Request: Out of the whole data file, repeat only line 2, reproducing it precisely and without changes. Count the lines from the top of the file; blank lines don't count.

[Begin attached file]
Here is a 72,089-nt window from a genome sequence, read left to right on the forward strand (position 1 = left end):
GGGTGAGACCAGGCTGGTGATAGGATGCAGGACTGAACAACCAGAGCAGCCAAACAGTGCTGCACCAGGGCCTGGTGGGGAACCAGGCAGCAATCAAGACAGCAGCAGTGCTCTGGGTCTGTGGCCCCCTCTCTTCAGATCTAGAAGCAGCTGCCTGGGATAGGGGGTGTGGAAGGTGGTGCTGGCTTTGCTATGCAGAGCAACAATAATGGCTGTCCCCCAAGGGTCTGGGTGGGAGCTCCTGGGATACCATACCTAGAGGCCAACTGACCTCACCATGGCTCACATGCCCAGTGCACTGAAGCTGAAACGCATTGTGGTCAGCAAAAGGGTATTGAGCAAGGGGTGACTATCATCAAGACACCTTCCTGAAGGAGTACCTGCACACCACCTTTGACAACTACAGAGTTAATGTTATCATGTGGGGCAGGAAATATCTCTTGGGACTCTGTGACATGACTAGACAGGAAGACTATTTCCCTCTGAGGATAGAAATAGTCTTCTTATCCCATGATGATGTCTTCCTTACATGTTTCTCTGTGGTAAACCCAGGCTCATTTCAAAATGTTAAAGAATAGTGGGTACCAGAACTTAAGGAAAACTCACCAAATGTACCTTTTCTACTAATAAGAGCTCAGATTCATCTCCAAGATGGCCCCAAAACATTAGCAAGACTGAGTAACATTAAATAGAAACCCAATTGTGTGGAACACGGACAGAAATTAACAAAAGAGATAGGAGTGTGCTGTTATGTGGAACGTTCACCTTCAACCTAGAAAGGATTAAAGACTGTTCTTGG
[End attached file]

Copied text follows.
GGGTGAGACCAGGCTGGTGATAGGATGCAGGACTGAACAACCAGAGCAGCCAAACAGTGCTGCACCAGGGCCTGGTGGGGAACCAGGCAGCAATCAAGACAGCAGCAGTGCTCTGGGTCTGTGGCCCCCTCTCTTCAGATCTAGAAGCAGCTGCCTGGGATAGGGGGTGTGGAAGGTGGTGCTGGCTTTGCTATGCAGAGCAACAATAATGGCTGTCCCCCAAGGGTCTGGGTGGGAGCTCCTGGGATACCATACCTAGAGGCCAACTGACCTCACCATGGCTCACATGCCCAGTGCACTGAAGCTGAAACGCATTGTGGTCAGCAAAAGGGTATTGAGCAAGGGGTGACTATCATCAAGACACCTTCCTGAAGGAGTACCTGCACACCACCTTTGACAACTACAGAGTTAATGTTATCATGTGGGGCAGGAAATATCTCTTGGGACTCTGTGACATGACTAGACAGGAAGACTATTTCCCTCTGAGGATAGAAATAGTCTTCTTATCCCATGATGATGTCTTCCTTACATGTTTCTCTGTGGTAAACCCAGGCTCATTTCAAAATGTTAAAGAATAGTGGGTACCAGAACTTAAGGAAAACTCACCAAATGTACCTTTTCTACTAATAAGAGCTCAGATTCATCTCCAAGATGGCCCCAAAACATTAGCAAGACTGAGTAACATTAAATAGAAACCCAATTGTGTGGAACACGGACAGAAATTAACAAAAGAGATAGGAGTGTGCTGTTATGTGGAACGTTCACCTTCAACCTAGAAAGGATTAAAGACTGTTCTTGG